You Are Who You Fund: What Todd Akin Teaches Us About Campaign Contributions

When we examine the Todd Akin saga from a crisis communications perspective, the lessons are as obvious as they are numerous. Avoid inflammatory messaging. Do what’s necessary to keep allies by your side. Understand that sacrifice is often necessary if you want to fight another day. And so on.

Todd Akin

As Mr. Akin has seen his party funding run dry and his party brethren run for cover (when they are not turning against him), many have asked about a crisis response. Other than spending what remains in his war chest on ads expressing his remorse, what else can Mr. Akin do? Much as those outside his state may not like it, the congressman is playing it exactly right—staying within Missouri. His opponent, Senator Claire McCaskill, is barely acknowledging the controversy in her campaign because it has barely moved Missouri voters. For whatever else Congressman Akin may not know, he knows that all politics are local.

He also knows that he has long held these views and has been elected to six terms in Congress. Further, it was Missouri Republicans who chose him in the Senate primary—and if he believes they agree with his pro-life stance, even if they are appalled by the way he articulated it, there is every reason to also believe that the grassroots will support him, even if the “grasstops” will not.

At the end of the day, Mr. Akin still thinks he can win. And as such, this is not as much a story about the dos and don’ts of crisis communications as it is about the careful calculations businesses and labor unions must make in the Citizens United era—when contributions are as unlimited as the transparency with which they are made.

Our primary system has devolved into a race to the fringes, resulting in general election candidates whose views are as far from the center as any we’ve seen (Todd Akin is far from the only example, and they exist on both sides of the political spectrum). At the same time, the Citizens United decision has opened the floodgates for big corporations and small businesses to funnel unlimited sums of money to the candidates that will further their policy objectives.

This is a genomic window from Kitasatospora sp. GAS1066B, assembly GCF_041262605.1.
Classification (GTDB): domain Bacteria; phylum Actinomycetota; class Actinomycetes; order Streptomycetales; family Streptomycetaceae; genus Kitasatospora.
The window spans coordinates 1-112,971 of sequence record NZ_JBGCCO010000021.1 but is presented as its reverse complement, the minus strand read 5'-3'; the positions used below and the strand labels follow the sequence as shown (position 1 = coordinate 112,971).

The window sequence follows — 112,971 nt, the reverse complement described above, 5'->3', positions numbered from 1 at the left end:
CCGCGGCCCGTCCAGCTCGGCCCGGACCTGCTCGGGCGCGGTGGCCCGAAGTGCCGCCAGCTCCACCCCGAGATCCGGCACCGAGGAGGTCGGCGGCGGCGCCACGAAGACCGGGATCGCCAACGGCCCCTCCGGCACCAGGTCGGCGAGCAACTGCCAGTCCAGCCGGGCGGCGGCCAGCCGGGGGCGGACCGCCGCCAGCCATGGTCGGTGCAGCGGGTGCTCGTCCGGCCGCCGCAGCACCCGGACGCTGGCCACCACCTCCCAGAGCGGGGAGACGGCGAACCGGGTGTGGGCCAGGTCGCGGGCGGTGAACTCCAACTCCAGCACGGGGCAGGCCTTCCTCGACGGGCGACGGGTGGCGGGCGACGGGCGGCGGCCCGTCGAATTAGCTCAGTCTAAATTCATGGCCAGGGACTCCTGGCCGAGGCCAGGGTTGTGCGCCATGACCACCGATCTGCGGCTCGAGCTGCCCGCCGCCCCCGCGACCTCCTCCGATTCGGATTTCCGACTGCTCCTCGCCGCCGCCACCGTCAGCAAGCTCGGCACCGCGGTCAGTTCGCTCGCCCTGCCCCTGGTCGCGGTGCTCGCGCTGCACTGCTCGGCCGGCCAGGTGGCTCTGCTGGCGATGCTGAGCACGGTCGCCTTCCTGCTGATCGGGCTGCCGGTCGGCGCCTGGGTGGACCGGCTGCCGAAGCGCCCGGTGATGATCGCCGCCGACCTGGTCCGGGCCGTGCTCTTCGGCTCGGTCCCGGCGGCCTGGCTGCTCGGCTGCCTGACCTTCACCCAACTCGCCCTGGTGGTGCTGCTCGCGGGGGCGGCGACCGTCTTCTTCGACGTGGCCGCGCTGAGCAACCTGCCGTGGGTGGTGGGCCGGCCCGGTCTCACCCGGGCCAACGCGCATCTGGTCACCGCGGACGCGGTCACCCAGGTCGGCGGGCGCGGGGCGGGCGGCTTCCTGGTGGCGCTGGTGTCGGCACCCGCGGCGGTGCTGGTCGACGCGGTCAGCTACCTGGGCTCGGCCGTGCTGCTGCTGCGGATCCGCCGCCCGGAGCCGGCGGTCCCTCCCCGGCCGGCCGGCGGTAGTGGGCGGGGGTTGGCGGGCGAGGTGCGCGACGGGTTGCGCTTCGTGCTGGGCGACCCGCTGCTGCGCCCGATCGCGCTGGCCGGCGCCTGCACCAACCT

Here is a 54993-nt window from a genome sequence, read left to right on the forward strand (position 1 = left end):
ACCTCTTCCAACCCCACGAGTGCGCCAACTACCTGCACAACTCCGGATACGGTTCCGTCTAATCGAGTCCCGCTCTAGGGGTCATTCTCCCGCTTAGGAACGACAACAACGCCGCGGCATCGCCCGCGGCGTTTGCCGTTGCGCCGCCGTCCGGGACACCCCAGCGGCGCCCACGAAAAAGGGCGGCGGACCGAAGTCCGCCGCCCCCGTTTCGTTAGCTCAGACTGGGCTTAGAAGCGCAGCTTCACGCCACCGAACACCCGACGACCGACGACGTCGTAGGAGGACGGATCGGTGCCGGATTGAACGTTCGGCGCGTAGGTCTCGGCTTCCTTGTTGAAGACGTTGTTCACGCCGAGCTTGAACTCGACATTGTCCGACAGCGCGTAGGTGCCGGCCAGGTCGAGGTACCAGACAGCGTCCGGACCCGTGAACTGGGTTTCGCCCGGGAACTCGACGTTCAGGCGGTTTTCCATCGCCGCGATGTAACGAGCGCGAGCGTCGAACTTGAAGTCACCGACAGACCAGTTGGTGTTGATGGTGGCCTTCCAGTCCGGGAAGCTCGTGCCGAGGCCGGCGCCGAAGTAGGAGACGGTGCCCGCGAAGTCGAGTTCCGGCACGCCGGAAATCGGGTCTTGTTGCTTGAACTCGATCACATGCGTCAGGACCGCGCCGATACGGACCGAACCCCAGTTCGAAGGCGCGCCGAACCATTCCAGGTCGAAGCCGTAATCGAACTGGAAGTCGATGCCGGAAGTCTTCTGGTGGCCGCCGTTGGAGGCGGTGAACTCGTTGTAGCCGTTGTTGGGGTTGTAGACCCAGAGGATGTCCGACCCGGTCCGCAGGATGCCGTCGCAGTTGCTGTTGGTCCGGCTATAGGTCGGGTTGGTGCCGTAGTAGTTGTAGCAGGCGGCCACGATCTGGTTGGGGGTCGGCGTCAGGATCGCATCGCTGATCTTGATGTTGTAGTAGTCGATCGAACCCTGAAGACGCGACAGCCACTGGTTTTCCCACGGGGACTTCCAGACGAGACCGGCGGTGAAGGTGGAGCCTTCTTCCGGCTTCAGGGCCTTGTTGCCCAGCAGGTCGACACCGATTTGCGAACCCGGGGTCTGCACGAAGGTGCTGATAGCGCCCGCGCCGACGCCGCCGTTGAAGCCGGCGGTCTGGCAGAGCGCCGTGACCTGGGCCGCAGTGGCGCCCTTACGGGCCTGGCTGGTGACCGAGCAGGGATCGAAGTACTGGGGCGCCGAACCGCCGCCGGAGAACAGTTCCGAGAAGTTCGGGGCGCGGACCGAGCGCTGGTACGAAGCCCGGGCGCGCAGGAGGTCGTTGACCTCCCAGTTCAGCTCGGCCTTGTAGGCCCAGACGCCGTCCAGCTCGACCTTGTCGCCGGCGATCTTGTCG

This dichotomy has created a dynamic by which businesses and business leaders don’t have to be as outspoken as Whole Foods CEO John Mackey to arouse the ire of those who might not agree with them. Their dollars speak as loudly as their words—and when the candidates they support espouse increasingly extreme views, they risk alienating at least half of the consumers, investors, and other stakeholders who won’t hesitate to find them guilty by association.

Given that direct donations are a matter of public record, some companies may believe that Political Action Committees may provide some cover. But we’ve already seen examples where that hasn’t been the case. With intensified media and blogger attention to campaign finance issues, the potential exists for any political donation to be subjected to a harsh spotlight.

Citizens United provided business and labor with the right to make unlimited political donations, but with that right comes new levels of responsibility. Gone are the days when political contributions were made in smoke-filled rooms that provided a modicum of anonymity. Today, everything is transparent. That means corporate donors can and will be held accountable for the comments of their candidates.

So what is the business community to do? Companies’ public policy interests demand that they involve themselves in the political process. But in this polarized environment, how can they avoid being wedded to candidates whose views may create embarrassment or worse?

Balance is the key. Most companies used to give to both sides as means of hedging their bets. Today, some companies still do—and while it may seem counterproductive, that strategy is one that can help protect donors from being perceived as wedded to potentially uncomfortable statements or policy positions. By donating horizontally (to both sides) and vertically (to local, state, and federal candidates), companies not only expand their sphere of influence; they prevent any single donation from standing out amongst the pack. At the same time, they provide themselves with more allies to provide cover should one of their donations be criticized.

Questions may arise as to why a business entity is playing both sides of the fence; but if they do, companies can fall back on messages about encouraging lively debate, supporting public officials, ensuring all that all sides are heard, and, most important, ensuring that all sides hear the company as well.

As Target, Amway, and others have learned in the past—and as more are certain to learn in this charged political environment—any political donation has the potential to create unforeseen business problems. But when companies infuse balance into their donation strategies, they help themselves steer clear of the extremism permeating today’s political discourse.

Follow Richard Levick on Twitter and circle him on Google+, where he comments daily on the issues impacting corporate brands.

Richard Levick, Esq., President and CEO of LEVICK, represents countries and companies in the highest-stakes global communications matters — from the Wall Street crisis and the Gulf oil spill to Guantanamo Bay and the Catholic Church. Mr. Levick was honored for the past three years on NACD Directorship’s list of The 100 Most Influential People in the Boardroom, and has been named to multiple professional Halls of Fame for lifetime achievement. He is the co-author of three books, including The Communicators: Leadership in the Age of Crisis, and is a regular commentator on television, in print, and on the most widely read business blogs.

[[i]Image: Flickr user Jason Matthews]

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